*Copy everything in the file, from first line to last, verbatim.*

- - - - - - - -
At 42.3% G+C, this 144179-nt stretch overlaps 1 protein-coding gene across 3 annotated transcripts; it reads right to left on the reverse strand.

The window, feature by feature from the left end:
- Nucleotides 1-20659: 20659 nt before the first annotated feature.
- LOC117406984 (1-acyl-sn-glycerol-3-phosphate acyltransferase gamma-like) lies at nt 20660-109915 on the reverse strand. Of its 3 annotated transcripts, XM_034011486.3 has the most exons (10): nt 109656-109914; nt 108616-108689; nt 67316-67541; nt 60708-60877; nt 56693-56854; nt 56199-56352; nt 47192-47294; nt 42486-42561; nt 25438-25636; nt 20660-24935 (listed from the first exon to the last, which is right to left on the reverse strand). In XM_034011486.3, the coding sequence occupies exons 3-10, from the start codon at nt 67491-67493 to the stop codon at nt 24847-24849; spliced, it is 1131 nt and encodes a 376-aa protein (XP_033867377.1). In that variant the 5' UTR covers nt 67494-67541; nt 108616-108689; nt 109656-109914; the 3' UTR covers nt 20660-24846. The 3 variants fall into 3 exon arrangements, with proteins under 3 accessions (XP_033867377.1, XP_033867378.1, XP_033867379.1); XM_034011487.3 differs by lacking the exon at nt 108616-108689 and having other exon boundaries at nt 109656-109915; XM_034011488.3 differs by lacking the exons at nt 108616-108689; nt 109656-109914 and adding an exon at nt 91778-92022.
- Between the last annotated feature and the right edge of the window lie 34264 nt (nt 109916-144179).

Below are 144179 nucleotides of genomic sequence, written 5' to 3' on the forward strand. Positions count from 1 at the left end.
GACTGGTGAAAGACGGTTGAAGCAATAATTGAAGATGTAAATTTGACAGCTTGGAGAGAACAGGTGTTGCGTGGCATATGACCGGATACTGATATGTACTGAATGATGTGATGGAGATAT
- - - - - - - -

At 42.3% G+C, this 144179-nt stretch overlaps 1 protein-coding gene across 3 annotated transcripts; it reads right to left on the reverse strand.

The window, feature by feature from the left end:
- Nucleotides 1-20659: 20659 nt before the first annotated feature.
- LOC117406984 (1-acyl-sn-glycerol-3-phosphate acyltransferase gamma-like) lies at nt 20660-109915 on the reverse strand. Of its 3 annotated transcripts, XM_034011486.3 has the most exons (10): nt 109656-109914; nt 108616-108689; nt 67316-67541; nt 60708-60877; nt 56693-56854; nt 56199-56352; nt 47192-47294; nt 42486-42561; nt 25438-25636; nt 20660-24935 (listed from the first exon to the last, which is right to left on the reverse strand). In XM_034011486.3, the coding sequence occupies exons 3-10, from the start codon at nt 67491-67493 to the stop codon at nt 24847-24849; spliced, it is 1131 nt and encodes a 376-aa protein (XP_033867377.1). In that variant the 5' UTR covers nt 67494-67541; nt 108616-108689; nt 109656-109914; the 3' UTR covers nt 20660-24846. The 3 variants fall into 3 exon arrangements, with proteins under 3 accessions (XP_033867377.1, XP_033867378.1, XP_033867379.1); XM_034011487.3 differs by lacking the exon at nt 108616-108689 and having other exon boundaries at nt 109656-109915; XM_034011488.3 differs by lacking the exons at nt 108616-108689; nt 109656-109914 and adding an exon at nt 91778-92022.
- Between the last annotated feature and the right edge of the window lie 34264 nt (nt 109916-144179).

Below are 144179 nucleotides of genomic sequence, written 5' to 3' on the forward strand. Positions count from 1 at the left end.
GACTGGTGAAAGACGGTTGAAGCAATAATTGAAGATGTAAATTTGACAGCTTGGAGAGAACAGGTGTTGCGTGGCATATGACCGGATACTGATATGTACTGAATGATGTGATGGAGATAT